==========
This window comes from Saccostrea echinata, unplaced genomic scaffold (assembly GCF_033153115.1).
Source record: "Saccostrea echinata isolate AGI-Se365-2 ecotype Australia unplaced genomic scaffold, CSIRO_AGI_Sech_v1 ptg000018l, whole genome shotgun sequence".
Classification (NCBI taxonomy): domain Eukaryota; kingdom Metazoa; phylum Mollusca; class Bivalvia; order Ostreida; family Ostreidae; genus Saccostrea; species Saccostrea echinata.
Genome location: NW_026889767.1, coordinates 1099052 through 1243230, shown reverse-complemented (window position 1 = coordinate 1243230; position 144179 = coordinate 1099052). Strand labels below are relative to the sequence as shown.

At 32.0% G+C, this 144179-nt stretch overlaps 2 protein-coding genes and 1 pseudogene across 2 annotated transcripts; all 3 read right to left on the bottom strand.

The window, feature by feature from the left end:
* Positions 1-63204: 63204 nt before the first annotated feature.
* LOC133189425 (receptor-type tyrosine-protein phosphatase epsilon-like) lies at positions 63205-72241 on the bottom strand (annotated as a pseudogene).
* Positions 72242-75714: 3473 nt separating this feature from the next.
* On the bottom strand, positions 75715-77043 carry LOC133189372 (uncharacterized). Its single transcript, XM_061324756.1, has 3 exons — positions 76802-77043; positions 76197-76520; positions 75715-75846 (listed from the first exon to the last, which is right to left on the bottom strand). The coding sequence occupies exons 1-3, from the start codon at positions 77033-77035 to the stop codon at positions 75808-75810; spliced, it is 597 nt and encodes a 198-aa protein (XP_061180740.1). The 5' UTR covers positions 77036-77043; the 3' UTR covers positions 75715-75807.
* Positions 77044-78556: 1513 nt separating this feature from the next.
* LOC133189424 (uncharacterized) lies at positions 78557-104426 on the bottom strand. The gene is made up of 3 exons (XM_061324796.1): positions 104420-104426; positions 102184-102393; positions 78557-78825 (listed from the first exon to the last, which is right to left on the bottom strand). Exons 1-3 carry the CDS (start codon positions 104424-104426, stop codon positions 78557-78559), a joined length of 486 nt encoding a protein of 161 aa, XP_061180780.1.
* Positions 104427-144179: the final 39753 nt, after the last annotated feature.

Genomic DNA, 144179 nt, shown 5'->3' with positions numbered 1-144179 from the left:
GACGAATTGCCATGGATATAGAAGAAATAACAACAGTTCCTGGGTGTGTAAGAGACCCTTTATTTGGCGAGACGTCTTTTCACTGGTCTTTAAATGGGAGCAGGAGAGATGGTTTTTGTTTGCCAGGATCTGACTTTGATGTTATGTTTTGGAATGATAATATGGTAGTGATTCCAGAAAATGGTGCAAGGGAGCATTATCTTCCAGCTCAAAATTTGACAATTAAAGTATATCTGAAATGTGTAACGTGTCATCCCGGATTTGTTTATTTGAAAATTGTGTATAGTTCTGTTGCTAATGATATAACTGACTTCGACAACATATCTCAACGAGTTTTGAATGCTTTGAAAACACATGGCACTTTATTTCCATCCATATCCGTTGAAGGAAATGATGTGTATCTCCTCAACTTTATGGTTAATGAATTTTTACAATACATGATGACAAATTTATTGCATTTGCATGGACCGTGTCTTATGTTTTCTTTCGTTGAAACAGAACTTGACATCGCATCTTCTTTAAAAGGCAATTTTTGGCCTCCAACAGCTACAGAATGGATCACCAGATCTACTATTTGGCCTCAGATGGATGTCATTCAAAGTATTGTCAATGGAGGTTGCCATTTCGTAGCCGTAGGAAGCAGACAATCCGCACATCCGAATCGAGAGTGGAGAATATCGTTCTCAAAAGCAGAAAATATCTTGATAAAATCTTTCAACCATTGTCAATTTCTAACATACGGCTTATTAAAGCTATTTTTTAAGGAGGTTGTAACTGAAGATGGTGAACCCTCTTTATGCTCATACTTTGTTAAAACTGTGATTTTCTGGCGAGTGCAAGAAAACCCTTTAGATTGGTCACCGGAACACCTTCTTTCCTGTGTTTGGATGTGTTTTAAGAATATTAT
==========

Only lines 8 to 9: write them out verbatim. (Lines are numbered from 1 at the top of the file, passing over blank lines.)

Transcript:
* LOC133189425 (receptor-type tyrosine-protein phosphatase epsilon-like) lies at positions 63205-72241 on the bottom strand (annotated as a pseudogene).
* Positions 72242-75714: 3473 nt separating this feature from the next.